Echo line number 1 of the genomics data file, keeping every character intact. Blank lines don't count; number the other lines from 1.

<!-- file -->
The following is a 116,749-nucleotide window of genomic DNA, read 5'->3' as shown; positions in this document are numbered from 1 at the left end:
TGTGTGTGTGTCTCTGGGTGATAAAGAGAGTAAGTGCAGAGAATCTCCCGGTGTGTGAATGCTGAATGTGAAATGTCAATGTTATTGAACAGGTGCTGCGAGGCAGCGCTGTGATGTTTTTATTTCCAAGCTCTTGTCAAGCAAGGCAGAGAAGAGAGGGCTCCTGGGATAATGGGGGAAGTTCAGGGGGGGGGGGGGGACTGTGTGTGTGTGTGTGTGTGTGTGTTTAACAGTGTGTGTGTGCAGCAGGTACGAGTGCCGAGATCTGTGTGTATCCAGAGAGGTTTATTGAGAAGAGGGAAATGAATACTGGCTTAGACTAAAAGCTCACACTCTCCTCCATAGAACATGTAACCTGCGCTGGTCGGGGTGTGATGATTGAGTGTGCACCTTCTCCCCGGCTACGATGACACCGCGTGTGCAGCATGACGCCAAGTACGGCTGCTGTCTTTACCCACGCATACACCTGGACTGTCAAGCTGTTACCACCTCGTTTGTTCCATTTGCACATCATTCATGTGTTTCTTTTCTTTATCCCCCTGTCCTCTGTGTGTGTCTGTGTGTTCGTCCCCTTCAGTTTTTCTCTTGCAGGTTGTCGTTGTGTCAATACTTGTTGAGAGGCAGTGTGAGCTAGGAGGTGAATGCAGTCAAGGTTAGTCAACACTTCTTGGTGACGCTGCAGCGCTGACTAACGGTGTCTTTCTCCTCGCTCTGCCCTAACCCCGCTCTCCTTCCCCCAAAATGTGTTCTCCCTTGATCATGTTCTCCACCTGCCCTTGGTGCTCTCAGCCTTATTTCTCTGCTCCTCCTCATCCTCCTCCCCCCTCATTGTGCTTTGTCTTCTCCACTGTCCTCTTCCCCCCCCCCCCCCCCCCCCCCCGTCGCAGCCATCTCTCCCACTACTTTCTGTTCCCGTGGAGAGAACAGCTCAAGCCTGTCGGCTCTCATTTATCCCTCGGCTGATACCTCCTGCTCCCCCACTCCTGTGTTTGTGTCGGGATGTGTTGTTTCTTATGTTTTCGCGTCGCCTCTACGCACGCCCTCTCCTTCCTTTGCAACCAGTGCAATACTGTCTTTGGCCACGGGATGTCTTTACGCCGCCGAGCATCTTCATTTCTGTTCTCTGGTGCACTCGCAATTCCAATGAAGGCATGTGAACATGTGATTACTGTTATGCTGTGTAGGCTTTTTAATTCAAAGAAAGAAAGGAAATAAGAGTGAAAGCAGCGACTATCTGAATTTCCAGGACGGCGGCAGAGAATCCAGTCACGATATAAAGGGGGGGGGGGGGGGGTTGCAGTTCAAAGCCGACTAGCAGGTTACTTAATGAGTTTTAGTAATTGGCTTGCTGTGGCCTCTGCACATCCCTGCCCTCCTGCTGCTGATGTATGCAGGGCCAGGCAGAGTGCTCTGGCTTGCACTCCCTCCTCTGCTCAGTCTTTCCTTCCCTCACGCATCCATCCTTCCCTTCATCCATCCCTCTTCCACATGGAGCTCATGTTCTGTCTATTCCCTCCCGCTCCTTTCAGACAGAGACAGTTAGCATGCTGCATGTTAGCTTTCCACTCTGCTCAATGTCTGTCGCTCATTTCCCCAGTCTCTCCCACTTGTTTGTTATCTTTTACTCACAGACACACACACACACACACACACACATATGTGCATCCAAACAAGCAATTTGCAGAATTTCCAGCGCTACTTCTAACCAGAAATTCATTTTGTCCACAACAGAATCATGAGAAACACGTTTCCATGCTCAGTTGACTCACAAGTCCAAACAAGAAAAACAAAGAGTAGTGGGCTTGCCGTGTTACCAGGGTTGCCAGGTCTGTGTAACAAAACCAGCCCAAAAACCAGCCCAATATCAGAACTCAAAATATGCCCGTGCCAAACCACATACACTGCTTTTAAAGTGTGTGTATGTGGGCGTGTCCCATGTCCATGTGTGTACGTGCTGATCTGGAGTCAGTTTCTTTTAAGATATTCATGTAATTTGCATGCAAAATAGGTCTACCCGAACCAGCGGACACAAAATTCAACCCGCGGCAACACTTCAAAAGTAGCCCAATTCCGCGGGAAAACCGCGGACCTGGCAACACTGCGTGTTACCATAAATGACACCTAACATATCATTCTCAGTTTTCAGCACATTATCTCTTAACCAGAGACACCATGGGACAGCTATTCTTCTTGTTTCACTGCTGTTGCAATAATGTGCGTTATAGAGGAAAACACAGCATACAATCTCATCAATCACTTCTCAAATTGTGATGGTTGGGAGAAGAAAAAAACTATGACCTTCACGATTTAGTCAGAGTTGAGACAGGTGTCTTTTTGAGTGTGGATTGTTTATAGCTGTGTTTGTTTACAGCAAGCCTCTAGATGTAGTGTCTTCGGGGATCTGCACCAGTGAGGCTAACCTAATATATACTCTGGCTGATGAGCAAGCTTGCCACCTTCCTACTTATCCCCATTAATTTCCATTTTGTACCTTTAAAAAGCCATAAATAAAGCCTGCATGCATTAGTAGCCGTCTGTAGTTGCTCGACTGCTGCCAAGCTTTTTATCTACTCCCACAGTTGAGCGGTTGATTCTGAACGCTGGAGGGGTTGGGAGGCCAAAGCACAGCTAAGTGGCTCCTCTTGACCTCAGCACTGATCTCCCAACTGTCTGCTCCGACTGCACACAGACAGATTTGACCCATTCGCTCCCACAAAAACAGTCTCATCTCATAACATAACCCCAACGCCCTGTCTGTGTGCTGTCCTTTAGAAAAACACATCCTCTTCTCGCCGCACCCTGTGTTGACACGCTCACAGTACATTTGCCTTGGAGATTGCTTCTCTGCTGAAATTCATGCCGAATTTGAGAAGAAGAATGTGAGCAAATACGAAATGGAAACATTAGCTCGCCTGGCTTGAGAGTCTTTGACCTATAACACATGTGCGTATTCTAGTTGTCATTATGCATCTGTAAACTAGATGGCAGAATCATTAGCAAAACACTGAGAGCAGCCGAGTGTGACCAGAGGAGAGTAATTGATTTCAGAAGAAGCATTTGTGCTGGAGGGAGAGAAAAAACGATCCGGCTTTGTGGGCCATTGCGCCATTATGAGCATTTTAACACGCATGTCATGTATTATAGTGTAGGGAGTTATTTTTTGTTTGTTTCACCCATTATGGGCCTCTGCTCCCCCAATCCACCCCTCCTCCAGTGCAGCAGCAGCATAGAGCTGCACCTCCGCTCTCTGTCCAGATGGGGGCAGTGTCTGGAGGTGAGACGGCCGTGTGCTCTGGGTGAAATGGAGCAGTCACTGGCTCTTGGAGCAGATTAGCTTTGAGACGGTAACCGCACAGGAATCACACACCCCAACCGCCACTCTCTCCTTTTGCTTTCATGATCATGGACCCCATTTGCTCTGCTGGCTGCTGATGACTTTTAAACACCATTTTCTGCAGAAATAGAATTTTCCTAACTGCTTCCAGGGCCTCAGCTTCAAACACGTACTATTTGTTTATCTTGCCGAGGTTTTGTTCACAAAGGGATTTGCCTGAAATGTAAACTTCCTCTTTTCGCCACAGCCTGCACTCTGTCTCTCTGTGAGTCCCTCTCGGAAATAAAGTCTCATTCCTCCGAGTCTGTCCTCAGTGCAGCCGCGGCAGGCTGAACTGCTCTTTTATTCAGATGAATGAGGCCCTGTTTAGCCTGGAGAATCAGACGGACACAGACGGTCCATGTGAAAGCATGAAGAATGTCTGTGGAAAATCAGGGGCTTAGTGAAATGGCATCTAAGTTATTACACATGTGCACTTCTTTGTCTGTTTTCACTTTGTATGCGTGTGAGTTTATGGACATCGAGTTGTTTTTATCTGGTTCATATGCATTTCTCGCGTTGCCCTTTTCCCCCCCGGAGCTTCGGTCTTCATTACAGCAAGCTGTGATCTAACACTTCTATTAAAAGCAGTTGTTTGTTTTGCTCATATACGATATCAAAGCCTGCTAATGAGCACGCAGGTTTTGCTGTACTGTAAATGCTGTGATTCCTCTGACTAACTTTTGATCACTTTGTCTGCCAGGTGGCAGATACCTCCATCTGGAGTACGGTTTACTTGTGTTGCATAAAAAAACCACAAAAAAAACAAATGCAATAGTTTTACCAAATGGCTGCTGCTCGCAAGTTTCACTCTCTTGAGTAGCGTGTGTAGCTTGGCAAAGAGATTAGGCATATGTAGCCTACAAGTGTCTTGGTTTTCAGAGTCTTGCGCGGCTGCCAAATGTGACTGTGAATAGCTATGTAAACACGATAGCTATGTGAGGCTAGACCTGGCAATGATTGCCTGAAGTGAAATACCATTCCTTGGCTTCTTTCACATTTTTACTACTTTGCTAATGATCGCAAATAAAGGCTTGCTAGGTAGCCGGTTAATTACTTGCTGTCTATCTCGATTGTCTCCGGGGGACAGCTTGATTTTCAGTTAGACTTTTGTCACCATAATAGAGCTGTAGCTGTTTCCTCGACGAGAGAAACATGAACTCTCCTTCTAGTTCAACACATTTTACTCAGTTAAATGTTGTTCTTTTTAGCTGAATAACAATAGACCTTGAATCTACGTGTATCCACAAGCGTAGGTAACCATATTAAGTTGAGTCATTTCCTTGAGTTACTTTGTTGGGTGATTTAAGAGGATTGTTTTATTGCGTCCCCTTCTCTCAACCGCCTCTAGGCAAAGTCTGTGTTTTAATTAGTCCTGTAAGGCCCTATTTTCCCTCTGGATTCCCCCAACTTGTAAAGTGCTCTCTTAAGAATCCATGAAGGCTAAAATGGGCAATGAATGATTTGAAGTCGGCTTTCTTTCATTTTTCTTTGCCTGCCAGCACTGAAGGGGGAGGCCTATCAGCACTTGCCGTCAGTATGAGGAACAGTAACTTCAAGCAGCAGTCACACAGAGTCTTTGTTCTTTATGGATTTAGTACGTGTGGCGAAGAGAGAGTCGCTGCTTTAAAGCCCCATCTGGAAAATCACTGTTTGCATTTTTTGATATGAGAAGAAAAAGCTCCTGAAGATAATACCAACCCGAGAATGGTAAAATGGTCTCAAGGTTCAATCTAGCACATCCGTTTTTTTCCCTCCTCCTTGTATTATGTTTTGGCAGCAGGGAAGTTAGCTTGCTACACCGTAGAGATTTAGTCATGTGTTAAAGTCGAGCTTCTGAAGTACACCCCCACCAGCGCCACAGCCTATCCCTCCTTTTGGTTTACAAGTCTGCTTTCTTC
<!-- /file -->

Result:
The following is a 116,749-nucleotide window of genomic DNA, read 5'->3' as shown; positions in this document are numbered from 1 at the left end: